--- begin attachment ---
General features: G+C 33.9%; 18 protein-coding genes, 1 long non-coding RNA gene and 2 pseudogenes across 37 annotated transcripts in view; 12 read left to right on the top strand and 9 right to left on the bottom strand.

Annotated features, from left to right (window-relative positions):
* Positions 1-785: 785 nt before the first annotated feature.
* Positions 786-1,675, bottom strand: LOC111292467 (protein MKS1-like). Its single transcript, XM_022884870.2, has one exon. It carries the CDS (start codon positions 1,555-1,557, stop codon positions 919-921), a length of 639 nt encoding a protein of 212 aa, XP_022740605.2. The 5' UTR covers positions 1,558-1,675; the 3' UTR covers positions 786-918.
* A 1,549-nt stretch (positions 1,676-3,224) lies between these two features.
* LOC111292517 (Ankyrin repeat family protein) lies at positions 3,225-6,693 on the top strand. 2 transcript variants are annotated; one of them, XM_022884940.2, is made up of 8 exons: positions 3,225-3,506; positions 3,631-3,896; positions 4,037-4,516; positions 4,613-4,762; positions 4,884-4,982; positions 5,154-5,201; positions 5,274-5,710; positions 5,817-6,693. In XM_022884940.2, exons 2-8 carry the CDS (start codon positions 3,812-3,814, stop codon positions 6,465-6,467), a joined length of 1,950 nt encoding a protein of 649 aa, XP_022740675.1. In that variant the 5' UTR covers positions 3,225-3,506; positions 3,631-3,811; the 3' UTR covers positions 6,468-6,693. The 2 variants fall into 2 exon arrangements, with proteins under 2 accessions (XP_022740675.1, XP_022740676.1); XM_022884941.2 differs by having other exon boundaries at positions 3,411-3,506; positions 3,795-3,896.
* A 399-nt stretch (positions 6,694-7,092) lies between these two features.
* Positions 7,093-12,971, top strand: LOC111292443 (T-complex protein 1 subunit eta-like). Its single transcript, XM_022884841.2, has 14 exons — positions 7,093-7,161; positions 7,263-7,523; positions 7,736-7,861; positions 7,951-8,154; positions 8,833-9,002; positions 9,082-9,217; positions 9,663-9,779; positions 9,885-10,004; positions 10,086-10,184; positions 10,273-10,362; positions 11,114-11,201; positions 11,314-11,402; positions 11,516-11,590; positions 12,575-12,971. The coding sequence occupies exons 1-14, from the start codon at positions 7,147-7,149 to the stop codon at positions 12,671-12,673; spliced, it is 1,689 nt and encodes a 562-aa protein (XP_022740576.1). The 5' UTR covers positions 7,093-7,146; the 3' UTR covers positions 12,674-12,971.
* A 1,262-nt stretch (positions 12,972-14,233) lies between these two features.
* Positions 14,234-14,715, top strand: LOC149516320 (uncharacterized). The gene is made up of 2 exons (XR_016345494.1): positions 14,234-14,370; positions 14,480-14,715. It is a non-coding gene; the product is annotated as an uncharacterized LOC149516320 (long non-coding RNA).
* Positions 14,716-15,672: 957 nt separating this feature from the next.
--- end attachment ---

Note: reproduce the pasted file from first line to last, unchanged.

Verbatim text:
General features: G+C 33.9%; 18 protein-coding genes, 1 long non-coding RNA gene and 2 pseudogenes across 37 annotated transcripts in view; 12 read left to right on the top strand and 9 right to left on the bottom strand.

Annotated features, from left to right (window-relative positions):
* Positions 1-785: 785 nt before the first annotated feature.
* Positions 786-1,675, bottom strand: LOC111292467 (protein MKS1-like). Its single transcript, XM_022884870.2, has one exon. It carries the CDS (start codon positions 1,555-1,557, stop codon positions 919-921), a length of 639 nt encoding a protein of 212 aa, XP_022740605.2. The 5' UTR covers positions 1,558-1,675; the 3' UTR covers positions 786-918.
* A 1,549-nt stretch (positions 1,676-3,224) lies between these two features.
* LOC111292517 (Ankyrin repeat family protein) lies at positions 3,225-6,693 on the top strand. 2 transcript variants are annotated; one of them, XM_022884940.2, is made up of 8 exons: positions 3,225-3,506; positions 3,631-3,896; positions 4,037-4,516; positions 4,613-4,762; positions 4,884-4,982; positions 5,154-5,201; positions 5,274-5,710; positions 5,817-6,693. In XM_022884940.2, exons 2-8 carry the CDS (start codon positions 3,812-3,814, stop codon positions 6,465-6,467), a joined length of 1,950 nt encoding a protein of 649 aa, XP_022740675.1. In that variant the 5' UTR covers positions 3,225-3,506; positions 3,631-3,811; the 3' UTR covers positions 6,468-6,693. The 2 variants fall into 2 exon arrangements, with proteins under 2 accessions (XP_022740675.1, XP_022740676.1); XM_022884941.2 differs by having other exon boundaries at positions 3,411-3,506; positions 3,795-3,896.
* A 399-nt stretch (positions 6,694-7,092) lies between these two features.
* Positions 7,093-12,971, top strand: LOC111292443 (T-complex protein 1 subunit eta-like). Its single transcript, XM_022884841.2, has 14 exons — positions 7,093-7,161; positions 7,263-7,523; positions 7,736-7,861; positions 7,951-8,154; positions 8,833-9,002; positions 9,082-9,217; positions 9,663-9,779; positions 9,885-10,004; positions 10,086-10,184; positions 10,273-10,362; positions 11,114-11,201; positions 11,314-11,402; positions 11,516-11,590; positions 12,575-12,971. The coding sequence occupies exons 1-14, from the start codon at positions 7,147-7,149 to the stop codon at positions 12,671-12,673; spliced, it is 1,689 nt and encodes a 562-aa protein (XP_022740576.1). The 5' UTR covers positions 7,093-7,146; the 3' UTR covers positions 12,674-12,971.
* A 1,262-nt stretch (positions 12,972-14,233) lies between these two features.
* Positions 14,234-14,715, top strand: LOC149516320 (uncharacterized). The gene is made up of 2 exons (XR_016345494.1): positions 14,234-14,370; positions 14,480-14,715. It is a non-coding gene; the product is annotated as an uncharacterized LOC149516320 (long non-coding RNA).
* Positions 14,716-15,672: 957 nt separating this feature from the next.